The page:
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One of the jewels of the Sierra in terms of location, aesthetics and difficulty.
One of Peter Croft's "Big Four Free Climbs" of the High Sierra (see Peter's book here).
Bring your best wide/flare game if you expect to free it. 10+ at 13,500 is not an easy task.
Pitch 1: Start from the sandy ledges on top of the snowfield (see topo). Go up a clean finger/hand crack and traverse left under a small overhang (5.9). There are fixed slings just above the roof. Set the belay here or go left and up (5.7) and set the belay on a good ledge below a wide crack/chimney.
Pitch 2: Climb the crack into a steep alcove covered with an overhang (some rotten rock in the crack). Climb the overhang (5.10b, #1-3 camalots), continue and set up a belay using two old bolts.
Pitch 3: Climb the overhanging double cracks (5.10b, #1-2 camalots), continue up (5.7-8). Just below the rap slings go right around the arete and up into an uncomfortable alcove below a steep wide crack.
Pitch 4: Climb the fun wide crack which eventually turns into a 5.10a off-width. Pull the crux at the chockstone and end the pitch at a wide ledge. This pitch could be protected with small and medium nuts and cams. Wide gear (#4, #4.5 cams) is useful, though.
Pitch 5: Go up and right on a 5.6 terrain and set up belay on the right end of the ledge. You should see the Red Dihedral from here.
Pitch 6: Climb initial class 5 ledges and short 5.8 cracks into the sloping ledge at the beginning of Red Dihedral (some fixed gear). Pitch 5 and 6 could be simul-climbed.
Pitch 7: Red Dihedral. This is the most spectacular pitch on the climb. Long, sustained, and well protected 5.10a. Climb this pitch all the way to the ledge at the base of a wide flare (great site for bivy). Medium nuts, double on #1, #2 cams.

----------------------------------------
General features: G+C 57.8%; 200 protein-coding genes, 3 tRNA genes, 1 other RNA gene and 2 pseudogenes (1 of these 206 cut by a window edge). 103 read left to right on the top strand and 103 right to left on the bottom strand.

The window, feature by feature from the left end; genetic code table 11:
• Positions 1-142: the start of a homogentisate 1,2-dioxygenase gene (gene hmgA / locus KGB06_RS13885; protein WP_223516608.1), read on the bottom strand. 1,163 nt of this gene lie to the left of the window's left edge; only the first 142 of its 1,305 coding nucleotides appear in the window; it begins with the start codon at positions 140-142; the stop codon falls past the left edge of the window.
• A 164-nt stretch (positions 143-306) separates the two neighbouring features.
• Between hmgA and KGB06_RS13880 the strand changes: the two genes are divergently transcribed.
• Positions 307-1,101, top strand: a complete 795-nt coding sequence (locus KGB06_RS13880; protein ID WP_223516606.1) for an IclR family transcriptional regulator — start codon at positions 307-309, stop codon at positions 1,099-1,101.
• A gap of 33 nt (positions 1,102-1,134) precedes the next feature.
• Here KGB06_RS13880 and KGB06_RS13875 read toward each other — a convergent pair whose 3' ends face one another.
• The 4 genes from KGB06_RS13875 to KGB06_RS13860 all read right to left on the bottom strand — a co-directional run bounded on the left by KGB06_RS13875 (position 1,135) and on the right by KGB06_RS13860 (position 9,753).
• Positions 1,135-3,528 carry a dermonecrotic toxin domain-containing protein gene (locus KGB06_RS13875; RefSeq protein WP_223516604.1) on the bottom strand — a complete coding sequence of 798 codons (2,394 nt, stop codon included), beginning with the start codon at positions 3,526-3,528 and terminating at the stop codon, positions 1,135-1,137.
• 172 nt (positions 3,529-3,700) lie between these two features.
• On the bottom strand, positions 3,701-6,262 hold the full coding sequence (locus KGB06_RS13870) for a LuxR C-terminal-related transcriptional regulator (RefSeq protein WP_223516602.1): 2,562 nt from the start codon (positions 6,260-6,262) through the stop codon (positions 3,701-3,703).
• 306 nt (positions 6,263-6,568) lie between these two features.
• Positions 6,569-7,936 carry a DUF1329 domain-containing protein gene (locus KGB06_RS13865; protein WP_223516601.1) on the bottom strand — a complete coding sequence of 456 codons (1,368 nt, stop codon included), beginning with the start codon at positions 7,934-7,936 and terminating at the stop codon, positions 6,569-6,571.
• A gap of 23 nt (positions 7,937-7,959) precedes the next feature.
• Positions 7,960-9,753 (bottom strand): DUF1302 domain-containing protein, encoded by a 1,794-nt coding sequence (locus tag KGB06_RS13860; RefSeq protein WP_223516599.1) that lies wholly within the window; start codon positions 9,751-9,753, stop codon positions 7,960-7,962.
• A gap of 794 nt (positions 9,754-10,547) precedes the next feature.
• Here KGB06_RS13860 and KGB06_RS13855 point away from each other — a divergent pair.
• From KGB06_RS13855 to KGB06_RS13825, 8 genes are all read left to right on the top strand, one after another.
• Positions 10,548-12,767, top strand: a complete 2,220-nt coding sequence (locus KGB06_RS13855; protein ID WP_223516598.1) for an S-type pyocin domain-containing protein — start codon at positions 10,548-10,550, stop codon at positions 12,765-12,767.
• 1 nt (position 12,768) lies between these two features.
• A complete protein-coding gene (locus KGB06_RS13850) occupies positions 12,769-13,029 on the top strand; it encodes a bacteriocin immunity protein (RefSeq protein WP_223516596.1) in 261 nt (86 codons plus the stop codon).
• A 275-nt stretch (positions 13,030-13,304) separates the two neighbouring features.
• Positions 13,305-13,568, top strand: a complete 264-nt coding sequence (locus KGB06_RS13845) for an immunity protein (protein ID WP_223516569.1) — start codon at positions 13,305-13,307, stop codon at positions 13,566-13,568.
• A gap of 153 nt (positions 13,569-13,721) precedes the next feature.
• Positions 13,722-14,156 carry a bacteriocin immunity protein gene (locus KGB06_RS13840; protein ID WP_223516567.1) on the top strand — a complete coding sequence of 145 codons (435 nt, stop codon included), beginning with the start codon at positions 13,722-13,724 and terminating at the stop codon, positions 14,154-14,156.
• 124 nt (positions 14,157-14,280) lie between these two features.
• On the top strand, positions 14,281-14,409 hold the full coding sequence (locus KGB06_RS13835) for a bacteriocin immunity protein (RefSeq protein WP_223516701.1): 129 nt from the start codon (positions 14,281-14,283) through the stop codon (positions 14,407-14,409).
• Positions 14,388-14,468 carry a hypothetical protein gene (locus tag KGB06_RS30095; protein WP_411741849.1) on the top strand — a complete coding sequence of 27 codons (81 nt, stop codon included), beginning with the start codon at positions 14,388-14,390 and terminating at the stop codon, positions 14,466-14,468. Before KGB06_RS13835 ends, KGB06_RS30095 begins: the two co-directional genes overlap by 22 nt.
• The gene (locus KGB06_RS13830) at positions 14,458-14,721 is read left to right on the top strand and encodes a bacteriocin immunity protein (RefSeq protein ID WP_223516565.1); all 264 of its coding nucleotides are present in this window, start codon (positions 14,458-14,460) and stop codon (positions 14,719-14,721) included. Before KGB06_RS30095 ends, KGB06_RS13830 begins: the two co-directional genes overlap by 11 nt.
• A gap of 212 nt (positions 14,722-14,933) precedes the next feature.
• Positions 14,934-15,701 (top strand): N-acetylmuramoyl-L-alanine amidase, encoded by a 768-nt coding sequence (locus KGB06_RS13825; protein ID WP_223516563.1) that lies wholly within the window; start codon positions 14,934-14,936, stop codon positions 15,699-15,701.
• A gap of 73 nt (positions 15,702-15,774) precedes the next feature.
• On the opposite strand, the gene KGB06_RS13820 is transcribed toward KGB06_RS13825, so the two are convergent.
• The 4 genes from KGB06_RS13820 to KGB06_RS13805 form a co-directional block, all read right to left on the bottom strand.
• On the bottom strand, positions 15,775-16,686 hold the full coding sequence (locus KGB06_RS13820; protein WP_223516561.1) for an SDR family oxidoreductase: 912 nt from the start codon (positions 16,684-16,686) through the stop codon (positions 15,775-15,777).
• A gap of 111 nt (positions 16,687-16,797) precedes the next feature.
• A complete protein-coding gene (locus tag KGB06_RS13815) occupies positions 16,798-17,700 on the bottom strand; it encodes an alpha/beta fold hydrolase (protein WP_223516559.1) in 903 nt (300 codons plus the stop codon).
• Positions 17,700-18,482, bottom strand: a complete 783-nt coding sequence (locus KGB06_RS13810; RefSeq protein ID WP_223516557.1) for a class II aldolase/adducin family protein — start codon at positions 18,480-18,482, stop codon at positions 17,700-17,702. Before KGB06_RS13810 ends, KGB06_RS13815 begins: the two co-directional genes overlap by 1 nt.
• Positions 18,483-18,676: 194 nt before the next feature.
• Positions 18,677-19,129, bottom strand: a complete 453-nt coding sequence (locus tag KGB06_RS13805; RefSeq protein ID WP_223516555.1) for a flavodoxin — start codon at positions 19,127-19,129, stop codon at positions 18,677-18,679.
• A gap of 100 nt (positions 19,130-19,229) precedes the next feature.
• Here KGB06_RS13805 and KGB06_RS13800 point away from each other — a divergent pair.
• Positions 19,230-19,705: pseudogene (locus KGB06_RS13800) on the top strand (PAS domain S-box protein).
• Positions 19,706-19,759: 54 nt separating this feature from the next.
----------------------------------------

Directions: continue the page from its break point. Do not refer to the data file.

Pitch 8: Crux. Begin in a hand crack to the right and after 20 feet traverse left into a flare. Go up 5.10c off-width . It's possible to place medium gear inside the flare but the inner cracks are rotten so wide gear (up to #5 cam) is useful and assuring. The difficulties ease off to 5.8-9 after the three crappy bolts on the right. I would suggest setting a belay just above the flare, in a wide chimney. The rock here is solid. There's a good ledge higher up, on top of the chimney (supertopo indicates a belay there) but the rock quality there is crap.
Pitch 9: Climb the right wall of the chimney (5.8 medium cams), step left and finish on top of a curving chimney (5.8, loose).
Pitch 10: From here you will see tempting 5.7 cracks that go straight up. Don't go there. Start going diagonally right until you reach a ledge with boulders at the base of the final headwall. If you continue the 5.7 straight up cracks, you'll end up to the left of the ledge and will have to do a risky traverse right in suspect rock and with sparse gear (we did).